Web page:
How screens are reinventing family relationships

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PSYCHOLOGY – Is the use of digital tools a brake or a facilitator in parent / child relationships?

By Laure Dasinieres

The current parents may be “digital natives” but they try to regulate the use of screens by their offspring.
The current parents may be “digital natives” but they try to regulate the use of screens by their offspring. 193830434 / leszekglasner – stock.adobe.com

Nearly seven hours a day: between home schooling, entertainment and sociability, this is the time spent on screens by 6-12 year olds during confinement, according to a study whose preliminary results were published in June. As for the “millennials”, they would have spent nearly three hours staring at their smartphone …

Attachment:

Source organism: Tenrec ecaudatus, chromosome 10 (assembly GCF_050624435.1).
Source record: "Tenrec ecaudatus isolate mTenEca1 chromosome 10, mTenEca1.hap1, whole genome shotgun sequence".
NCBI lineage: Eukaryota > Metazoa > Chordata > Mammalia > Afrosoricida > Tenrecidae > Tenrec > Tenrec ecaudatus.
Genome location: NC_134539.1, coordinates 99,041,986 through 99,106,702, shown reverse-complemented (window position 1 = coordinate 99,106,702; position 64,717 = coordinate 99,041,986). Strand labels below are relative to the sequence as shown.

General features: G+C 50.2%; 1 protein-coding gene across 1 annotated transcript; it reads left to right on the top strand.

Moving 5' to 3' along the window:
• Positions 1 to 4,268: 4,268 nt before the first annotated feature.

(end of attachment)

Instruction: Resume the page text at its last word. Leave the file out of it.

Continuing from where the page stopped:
Figures that can be frightening: current parents may be “digital natives” (born with digital tools) or “early adopters” (who developed digital uses in their childhood or adolescence), there are many a fear of “screens”, seen as a harmful whole, regardless of media and uses. In question?

From time immemorial, juvenile practices (comics, rock’n’roll, video games, etc.) have been criticized for disrupting school and family institutions.

Barbara Fontar, sociologist.

Erroneous beliefs relayed with great noise in the media and, more deeply, adults’ mistrust of new cultural practices. “Historically, juvenile practices (comics, rock’n’roll, video games, etc.) have been criticized as disrupting educational institutions.

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